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Robert J. Trapp
,
David J. Stensrud
,
Michael C. Coniglio
,
Russ S. Schumacher
,
Michael E. Baldwin
,
Sean Waugh
, and
Don T. Conlee

Abstract

The Mesoscale Predictability Experiment (MPEX) was a field campaign conducted 15 May through 15 June 2013 within the Great Plains region of the United States. One of the research foci of MPEX regarded the upscaling effects of deep convective storms on their environment, and how these feed back to the convective-scale dynamics and predictability. Balloon-borne GPS radiosondes, or “upsondes,” were used to sample such environmental feedbacks. Two of the upsonde teams employed dual-frequency sounding systems that allowed for upsonde observations at intervals as fast as 15 min. Because these dual-frequency systems also had the capacity for full mobility during sonde reception, highly adaptive and rapid storm-relative sampling of the convectively modified environment was possible. This article documents the mobile sounding capabilities and unique sampling strategies employed during MPEX.

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Paul W. Staten
,
Kevin M. Grise
,
Sean M. Davis
,
Kristopher B. Karnauskas
,
Darryn W. Waugh
,
Amanda C. Maycock
,
Qiang Fu
,
Kerry Cook
,
Ori Adam
,
Isla R. Simpson
,
Robert J Allen
,
Karen Rosenlof
,
Gang Chen
,
Caroline C. Ummenhofer
,
Xiao-Wei Quan
,
James P. Kossin
,
Nicholas A. Davis
, and
Seok-Woo Son

Abstract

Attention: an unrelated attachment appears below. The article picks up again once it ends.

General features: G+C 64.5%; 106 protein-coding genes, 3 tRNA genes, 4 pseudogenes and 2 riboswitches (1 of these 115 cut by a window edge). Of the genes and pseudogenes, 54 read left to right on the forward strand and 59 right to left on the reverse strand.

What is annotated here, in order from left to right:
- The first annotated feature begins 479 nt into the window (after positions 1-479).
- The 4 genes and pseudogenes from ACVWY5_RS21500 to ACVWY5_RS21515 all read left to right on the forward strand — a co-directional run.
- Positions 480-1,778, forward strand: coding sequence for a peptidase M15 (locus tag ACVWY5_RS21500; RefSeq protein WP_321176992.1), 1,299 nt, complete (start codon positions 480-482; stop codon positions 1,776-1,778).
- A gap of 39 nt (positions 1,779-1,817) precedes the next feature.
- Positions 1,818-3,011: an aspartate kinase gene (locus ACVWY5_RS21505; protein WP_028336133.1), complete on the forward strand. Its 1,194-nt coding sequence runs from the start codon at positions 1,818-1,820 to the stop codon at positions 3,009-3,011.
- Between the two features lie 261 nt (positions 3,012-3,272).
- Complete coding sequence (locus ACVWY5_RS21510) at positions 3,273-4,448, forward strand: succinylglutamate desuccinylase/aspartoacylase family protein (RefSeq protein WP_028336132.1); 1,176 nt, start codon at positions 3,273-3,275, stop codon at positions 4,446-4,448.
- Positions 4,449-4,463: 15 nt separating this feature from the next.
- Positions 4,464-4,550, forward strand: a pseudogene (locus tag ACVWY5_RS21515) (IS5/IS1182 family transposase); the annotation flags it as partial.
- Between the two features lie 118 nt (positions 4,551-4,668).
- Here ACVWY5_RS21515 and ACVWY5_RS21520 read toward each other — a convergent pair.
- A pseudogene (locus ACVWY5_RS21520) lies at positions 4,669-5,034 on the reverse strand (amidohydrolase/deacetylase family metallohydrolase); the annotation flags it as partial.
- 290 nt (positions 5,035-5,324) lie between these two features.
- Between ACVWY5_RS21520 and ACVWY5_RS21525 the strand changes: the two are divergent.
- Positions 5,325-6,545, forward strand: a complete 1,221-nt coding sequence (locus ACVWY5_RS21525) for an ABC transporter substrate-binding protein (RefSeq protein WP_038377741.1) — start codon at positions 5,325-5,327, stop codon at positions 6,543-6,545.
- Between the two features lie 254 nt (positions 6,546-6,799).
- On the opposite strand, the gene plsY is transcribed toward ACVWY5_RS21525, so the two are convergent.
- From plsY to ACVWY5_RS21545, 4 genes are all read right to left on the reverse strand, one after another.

Over the past 15 years, numerous studies have suggested that the sinking branches of Earth’s Hadley circulation and the associated subtropical dry zones have shifted poleward over the late twentieth century and early twenty-first century. Early estimates of this tropical widening from satellite observations and reanalyses varied from 0.25° to 3° latitude per decade, while estimates from global climate models show widening at the lower end of the observed range. In 2016, two working groups, the U.S. Climate Variability and Predictability (CLIVAR) working group on the Changing Width of the Tropical Belt and the International Space Science Institute (ISSI) Tropical Width Diagnostics Intercomparison Project, were formed to synthesize current understanding of the magnitude, causes, and impacts of the recent tropical widening evident in observations. These working groups concluded that the large rates of observed tropical widening noted by earlier studies resulted from their use of metrics that poorly capture changes in the Hadley circulation, or from the use of reanalyses that contained spurious trends. Accounting for these issues reduces the range of observed expansion rates to 0.25°–0.5° latitude decade‒1—within the range from model simulations. Models indicate that most of the recent Northern Hemisphere tropical widening is consistent with natural variability, whereas increasing greenhouse gases and decreasing stratospheric ozone likely played an important role in Southern Hemisphere widening. Whatever the cause or rate of expansion, understanding the regional impacts of tropical widening requires additional work, as different forcings can produce different regional patterns of widening.

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